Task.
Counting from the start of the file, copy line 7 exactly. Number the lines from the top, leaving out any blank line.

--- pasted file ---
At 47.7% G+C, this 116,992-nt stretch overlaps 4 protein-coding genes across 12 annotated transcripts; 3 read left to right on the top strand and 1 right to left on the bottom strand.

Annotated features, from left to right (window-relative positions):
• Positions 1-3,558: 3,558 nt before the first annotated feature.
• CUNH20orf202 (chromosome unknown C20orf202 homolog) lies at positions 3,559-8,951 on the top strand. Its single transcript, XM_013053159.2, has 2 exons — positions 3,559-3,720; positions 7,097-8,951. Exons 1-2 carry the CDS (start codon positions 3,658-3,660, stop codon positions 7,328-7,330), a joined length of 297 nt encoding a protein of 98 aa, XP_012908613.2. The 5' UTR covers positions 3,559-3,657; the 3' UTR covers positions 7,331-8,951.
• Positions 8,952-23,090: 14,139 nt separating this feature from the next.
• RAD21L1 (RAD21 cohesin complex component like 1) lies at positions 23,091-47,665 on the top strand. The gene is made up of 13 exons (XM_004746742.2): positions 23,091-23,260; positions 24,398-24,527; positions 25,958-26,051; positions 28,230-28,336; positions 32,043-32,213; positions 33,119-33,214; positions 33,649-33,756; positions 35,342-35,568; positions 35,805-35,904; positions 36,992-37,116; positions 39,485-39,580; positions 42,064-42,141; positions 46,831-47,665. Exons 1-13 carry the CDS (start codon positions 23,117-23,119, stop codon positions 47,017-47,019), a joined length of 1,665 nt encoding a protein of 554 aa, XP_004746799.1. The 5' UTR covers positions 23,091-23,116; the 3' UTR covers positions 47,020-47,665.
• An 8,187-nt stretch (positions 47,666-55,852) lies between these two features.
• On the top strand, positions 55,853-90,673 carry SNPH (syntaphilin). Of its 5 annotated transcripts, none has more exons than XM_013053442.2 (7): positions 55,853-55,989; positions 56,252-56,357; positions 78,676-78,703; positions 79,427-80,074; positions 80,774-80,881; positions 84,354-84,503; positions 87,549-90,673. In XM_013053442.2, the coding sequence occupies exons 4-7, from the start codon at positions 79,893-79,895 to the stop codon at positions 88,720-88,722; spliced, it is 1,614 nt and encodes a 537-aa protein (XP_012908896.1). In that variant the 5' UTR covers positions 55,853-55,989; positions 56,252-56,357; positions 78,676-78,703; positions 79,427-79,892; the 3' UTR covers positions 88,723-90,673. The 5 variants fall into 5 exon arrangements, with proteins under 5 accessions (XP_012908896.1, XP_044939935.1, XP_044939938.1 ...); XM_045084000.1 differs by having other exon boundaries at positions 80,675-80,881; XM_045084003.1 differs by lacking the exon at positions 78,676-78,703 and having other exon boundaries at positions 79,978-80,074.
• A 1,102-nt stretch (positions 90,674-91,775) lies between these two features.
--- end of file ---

• An 8,187-nt stretch (positions 47,666-55,852) lies between these two features.